Economically, Sankara would embolden a new 5 Year Plan:

Mali would be forced to react to OPEC raising their prices by 10 percent. Offshore drilling in the Benin, and Ivorie Basin for petroleum while in the Senegal Basin and Ivorie Basin, Mali would begin natural gas exploration.

Private ventures would explode in SR Azawad as Italian, and American companies would begin exploration of the Taoudeni Basin under the payroll of the Malian government. These companies would also receive work in SR Aïr where they would explore natural gas and oil production in the Termit Basin. Both of these ventures would offer an interesting opportunity for integrating the Tuaregs into society. Many of these nomads would become mercenaries or workers as the government and companies-cooperatives would be desperate to protect their excavation equipment, and find workers acclimated to the local climate. While this wouldn’t end all tensions, government reinvestments into the economy of the SR’s and democratization would see a remarkable cool down in tensions, and finally the integration of many into society in general.

Mali, Algeria, Ghana and Nigeria would form a mutual economic bloc, and a counter to OPEC influence in North West Africa. Nigeria, Algeria and Ghana outproduced Mali oil wise more than the nation could ever hope to hold up. So Sankara pursued a 3 Economic

Pillars Policy, Consumer Goods, Heavy Industry, and Agriculture.

Agriculture: Following the adoption of Green Revolution techniques, mechanized technology, water conservation, crop rotation, and the use of more drought resistant and high yield crops, like sorghum, cassava, sweet potato, pearl millet, cowpea, dwarf durum wheat, and groundnut, agricultural production within Mali had taken off. Increasing in some places up to 200% even beyond pre-drought levels Mali was quickly cementing itself as the breadbasket of Africa, following the fall of Rhodesia.

Industrially, Mali while lacking large amounts of iron still imported a lot from Nigeria, Ghana and Algeria, this would allow Mali’s industry to boom. In the realm of consumer goods Mali would create numerous new cooperatives pioneered by entrepreneurs or even local towns. Textiles, Cigars, Food Processing, Trucks, Radios, Electronics, Information Technology, Pharmaceuticals, consumer automobiles, and Paper. The Malian economy would boom providing not only consumer goods to the populace but also other nations. The only side effect was the growing size of certain cooperatives which would be known as the Malian Mega-Coops and would cause significant strife.

In heavy industry, Heavy Trucks, small arms, Railroad equipment, construction materials, ore, steel, and oil refineries would rise in major cities.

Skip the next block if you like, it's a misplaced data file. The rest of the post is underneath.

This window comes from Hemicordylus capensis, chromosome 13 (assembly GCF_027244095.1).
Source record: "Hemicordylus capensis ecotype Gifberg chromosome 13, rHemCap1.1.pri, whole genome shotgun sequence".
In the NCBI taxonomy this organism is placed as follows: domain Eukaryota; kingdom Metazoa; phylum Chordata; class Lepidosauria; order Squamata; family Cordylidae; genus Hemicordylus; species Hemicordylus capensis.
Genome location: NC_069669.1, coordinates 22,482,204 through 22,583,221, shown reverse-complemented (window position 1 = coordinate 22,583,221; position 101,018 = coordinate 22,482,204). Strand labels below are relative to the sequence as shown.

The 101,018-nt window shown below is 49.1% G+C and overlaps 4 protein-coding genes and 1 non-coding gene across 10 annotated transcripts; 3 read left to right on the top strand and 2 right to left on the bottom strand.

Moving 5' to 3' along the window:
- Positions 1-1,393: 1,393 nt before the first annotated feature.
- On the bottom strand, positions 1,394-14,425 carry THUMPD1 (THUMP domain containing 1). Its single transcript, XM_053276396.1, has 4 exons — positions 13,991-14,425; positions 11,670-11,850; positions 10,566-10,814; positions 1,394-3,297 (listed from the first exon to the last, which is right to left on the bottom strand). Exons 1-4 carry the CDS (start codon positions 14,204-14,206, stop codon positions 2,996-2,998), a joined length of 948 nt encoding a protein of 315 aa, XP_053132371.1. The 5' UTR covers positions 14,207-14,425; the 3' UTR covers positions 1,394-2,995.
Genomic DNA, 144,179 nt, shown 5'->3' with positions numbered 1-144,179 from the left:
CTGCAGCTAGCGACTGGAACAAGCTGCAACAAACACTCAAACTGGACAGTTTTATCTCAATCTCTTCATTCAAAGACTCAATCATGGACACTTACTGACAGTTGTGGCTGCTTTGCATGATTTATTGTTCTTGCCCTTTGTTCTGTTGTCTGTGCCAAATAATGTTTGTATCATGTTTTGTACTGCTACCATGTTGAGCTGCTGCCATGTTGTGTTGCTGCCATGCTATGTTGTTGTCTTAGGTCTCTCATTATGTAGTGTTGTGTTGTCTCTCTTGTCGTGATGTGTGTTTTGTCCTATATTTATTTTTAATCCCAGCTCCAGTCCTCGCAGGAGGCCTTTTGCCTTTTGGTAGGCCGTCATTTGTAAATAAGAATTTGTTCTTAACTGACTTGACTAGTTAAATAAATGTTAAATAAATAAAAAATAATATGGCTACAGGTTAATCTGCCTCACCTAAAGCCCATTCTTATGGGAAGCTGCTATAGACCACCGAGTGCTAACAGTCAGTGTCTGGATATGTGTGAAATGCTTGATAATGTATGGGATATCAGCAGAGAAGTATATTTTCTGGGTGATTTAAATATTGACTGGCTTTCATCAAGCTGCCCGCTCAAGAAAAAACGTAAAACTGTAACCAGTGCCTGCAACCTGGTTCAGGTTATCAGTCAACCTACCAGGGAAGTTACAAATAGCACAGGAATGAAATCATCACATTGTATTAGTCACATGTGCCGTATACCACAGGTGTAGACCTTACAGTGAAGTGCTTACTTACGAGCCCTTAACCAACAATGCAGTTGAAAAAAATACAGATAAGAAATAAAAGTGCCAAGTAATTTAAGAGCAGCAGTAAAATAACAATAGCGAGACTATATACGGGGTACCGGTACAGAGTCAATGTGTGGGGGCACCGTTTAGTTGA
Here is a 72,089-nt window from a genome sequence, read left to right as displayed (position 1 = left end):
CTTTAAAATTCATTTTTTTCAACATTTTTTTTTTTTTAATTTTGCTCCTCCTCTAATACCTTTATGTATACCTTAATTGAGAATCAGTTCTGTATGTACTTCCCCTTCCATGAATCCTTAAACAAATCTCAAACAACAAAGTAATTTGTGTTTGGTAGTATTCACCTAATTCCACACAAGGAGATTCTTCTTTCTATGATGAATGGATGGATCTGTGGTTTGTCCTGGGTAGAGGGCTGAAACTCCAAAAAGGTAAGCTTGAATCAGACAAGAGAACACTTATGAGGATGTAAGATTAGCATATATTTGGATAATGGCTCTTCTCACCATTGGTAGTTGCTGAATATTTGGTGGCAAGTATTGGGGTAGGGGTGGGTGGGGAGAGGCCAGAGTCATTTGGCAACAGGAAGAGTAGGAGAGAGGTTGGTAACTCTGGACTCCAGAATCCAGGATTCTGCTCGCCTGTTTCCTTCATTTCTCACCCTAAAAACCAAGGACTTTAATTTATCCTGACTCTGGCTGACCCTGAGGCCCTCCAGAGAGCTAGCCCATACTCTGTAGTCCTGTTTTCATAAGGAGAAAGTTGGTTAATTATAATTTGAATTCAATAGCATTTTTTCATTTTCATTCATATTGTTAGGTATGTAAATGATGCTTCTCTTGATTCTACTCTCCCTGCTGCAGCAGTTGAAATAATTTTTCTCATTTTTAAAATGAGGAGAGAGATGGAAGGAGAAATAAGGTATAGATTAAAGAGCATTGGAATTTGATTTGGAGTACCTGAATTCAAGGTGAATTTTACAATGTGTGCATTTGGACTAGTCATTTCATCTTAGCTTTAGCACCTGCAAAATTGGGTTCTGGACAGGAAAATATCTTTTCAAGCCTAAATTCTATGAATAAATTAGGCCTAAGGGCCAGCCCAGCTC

All of these industrial developments would have the side effect of creating a rapidly growing Service Industry, as well as increasing average income and market access.

The government would expand its railways and road systems into more rural areas, as well as expanding electricity access allowing more Malian’s to connect across the nation. The government would facilitate this by using conscription and militia’s to help these generally unprofitable ventures.

Besides the economic measures Mali would deepen its ties abroad, buying more military equipment from the Soviet Union, while selling uranium off to other nations like the United States or Britain, and deepening economic and political ties to India.

Militarily, Mali would send aid and supplies to Western Sahara, while also backing Algeria if a war with Morocco erupts which would erupt in 1976-1980. The Western Sahara War sprung up over the status of Western Sahara with Algeria and Mali backing the socialist Polisario Front. Mali and Mauritania would face nearly coming to full scale war as Mauritania backed Morocco in the war. Border skirmishes would erupt between the two; however Mauritania would pull back from the border, but the threat of French intervention stopped Mali from pursuing any further gains. This war would culminate in a Western Saharan victory, as well as the ultimate collapse of the Moroccan Monarchy. The pressures of the Years of Lead, a major war loss, and a lack of help from the international community would cause the fragile government to collapse in on itself. This would begin a period known as the Moroccan Civil War in which numerous coups and counter coups would take place, eventually culminating in the creation of a Leftist Assembly by Ali Yata who would establish the People’s Democratic Republic of Morocco, as a multi party democracy of various leftist groups.

Politically 1975-1980 would see Mali transition into a full council socialist state with workers councils sending their first representatives to local, SR, and Federal Councils. 1980 would see Sankara elected by the Federal Council unopposed beginning his second term as Chairman of Mali.